Certain obvious advantages are connected with such a solution of the problem. In the first place, a logical advantage. A man can believe only what he holds to be true. We are Christians because we hold Christianity to be true. But other men hold Christianity to be false. Who is right? That question can be settled only by an examination and comparison of the reasons adduced on both sides. It is true, one of the grounds for our belief is an inward experience that we cannot share—the great experience begun by conviction of sin and conversion and continued by communion with God—an experience which other men do not possess, and upon which, therefore, we cannot directly base an argument. But if our position is correct, we ought at least to be able to show the other man that his reasons may be inconclusive. And that involves careful study of both sides of the question. Furthermore, the field of Christianity is the world. The Christian cannot be satisfied so long as any human activity is either opposed to Christianity or out of all connection with Christianity. Christianity must pervade not merely all nations, but also all of human thought. The Christian, therefore, cannot be indifferent to any branch of earnest human endeavor. It must all be brought into some relation to the gospel. It must be studied either in order to be demonstrated as false, or else in order to be made useful in advancing the Kingdom of God. The Kingdom must be advanced not merely extensively, but also intensively. The Church must seek to conquer not merely every man for Christ, but also the whole of man. We are accustomed to encourage ourselves in our discouragements by the thought of the time when every knee shall bow and every tongue confess that Jesus is Lord. No less inspiring is the other aspect of that same great consummation. That will also be a time when doubts have disappeared, when every contradiction has been removed, when all of science converges to one great conviction, when all of art is devoted to one great end, when all of human thinking is permeated by the refining, ennobling influence of Jesus, when every thought has been brought into subjection to the obedience of Christ.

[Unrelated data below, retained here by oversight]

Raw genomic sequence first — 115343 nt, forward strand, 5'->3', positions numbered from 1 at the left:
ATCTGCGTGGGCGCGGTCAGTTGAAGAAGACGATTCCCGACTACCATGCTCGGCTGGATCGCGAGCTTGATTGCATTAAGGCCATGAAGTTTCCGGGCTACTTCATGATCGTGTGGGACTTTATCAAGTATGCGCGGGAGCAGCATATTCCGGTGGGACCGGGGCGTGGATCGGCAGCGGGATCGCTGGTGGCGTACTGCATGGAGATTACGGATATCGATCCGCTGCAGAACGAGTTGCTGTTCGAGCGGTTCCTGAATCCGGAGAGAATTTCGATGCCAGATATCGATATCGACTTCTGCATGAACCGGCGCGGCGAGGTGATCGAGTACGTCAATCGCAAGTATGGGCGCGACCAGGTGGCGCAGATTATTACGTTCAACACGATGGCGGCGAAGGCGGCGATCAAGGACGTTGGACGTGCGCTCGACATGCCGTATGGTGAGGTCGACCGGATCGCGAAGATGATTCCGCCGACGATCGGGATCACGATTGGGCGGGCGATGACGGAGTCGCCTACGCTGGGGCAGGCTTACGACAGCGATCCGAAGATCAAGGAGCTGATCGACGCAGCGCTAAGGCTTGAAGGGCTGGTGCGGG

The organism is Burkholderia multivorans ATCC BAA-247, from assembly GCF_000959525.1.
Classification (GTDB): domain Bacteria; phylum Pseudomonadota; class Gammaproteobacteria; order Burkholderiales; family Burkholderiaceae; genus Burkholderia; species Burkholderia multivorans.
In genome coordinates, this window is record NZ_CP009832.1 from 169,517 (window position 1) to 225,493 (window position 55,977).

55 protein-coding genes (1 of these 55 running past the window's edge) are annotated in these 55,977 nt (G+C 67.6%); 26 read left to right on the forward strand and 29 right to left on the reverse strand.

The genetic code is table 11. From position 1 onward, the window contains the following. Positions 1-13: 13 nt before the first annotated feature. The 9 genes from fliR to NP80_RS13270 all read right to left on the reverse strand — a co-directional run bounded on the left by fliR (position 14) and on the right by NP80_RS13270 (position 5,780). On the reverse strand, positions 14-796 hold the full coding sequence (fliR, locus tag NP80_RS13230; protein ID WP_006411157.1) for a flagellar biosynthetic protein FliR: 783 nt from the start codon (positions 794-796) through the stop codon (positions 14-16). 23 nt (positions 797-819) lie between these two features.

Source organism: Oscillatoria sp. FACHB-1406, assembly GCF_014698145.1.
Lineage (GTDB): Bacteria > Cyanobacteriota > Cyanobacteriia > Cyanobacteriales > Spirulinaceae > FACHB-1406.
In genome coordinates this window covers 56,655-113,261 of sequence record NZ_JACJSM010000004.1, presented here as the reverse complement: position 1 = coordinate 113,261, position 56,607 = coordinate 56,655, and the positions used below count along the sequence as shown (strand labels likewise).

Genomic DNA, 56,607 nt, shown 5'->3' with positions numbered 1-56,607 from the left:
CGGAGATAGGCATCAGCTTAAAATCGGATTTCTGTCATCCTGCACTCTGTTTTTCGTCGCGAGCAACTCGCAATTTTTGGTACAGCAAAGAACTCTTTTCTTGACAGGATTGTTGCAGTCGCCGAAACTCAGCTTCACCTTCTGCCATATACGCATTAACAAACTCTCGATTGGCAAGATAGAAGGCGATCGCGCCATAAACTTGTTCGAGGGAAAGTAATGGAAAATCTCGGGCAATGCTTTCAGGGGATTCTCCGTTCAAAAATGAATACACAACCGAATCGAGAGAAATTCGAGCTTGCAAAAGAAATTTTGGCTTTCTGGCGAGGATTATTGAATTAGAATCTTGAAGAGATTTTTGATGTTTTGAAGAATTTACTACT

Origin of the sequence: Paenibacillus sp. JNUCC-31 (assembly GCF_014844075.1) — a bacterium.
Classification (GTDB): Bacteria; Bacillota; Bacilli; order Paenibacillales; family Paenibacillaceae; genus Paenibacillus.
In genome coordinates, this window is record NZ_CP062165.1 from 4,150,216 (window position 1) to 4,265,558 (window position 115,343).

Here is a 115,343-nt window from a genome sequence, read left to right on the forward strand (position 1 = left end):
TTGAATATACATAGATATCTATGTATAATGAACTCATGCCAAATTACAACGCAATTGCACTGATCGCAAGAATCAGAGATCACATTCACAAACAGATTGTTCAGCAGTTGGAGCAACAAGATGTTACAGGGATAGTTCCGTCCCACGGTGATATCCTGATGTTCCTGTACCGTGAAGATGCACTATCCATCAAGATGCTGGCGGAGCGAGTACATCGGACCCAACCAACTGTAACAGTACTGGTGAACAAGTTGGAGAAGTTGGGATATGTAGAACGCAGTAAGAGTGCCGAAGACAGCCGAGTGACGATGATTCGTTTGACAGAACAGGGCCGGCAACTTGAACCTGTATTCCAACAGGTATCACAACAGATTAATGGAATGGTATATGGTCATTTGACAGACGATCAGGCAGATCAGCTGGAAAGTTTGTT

If to some of our practical men, these advantages of our solution of the problem seem to be intangible, we can point to the merely numerical advantage of intellectual and artistic activity within the Church. We are all agreed that at least one great function of the Church is the conversion of individual men. The missionary movement is the great religious movement of our day. Now it is perfectly true that men must be brought to Christ one by one. There are no labor-saving devices in evangelism. It is all hand-work.
And yet it would be a great mistake to suppose that all men are equally well prepared to receive the gospel. It is true that the decisive thing is the regenerative power of God. That can overcome all lack of preparation, and the absence of that makes even the best preparation useless. But as a matter of fact God usually exerts that power in connection with certain prior conditions of the human mind, and it should be ours to create, so far as we can, with the help of God, those favorable conditions for the reception of the gospel. False ideas are the greatest obstacles to the reception of the gospel. We may preach with all the fervor of a reformer and yet succeed only in winning a straggler here and there, if we permit the whole collective thought of the nation or of the world to be controlled by ideas which, by the resistless force of logic, prevent Christianity from being regarded as anything more than a harmless delusion. Under such circumstances, what God desires us to do is to destroy the obstacle at its root.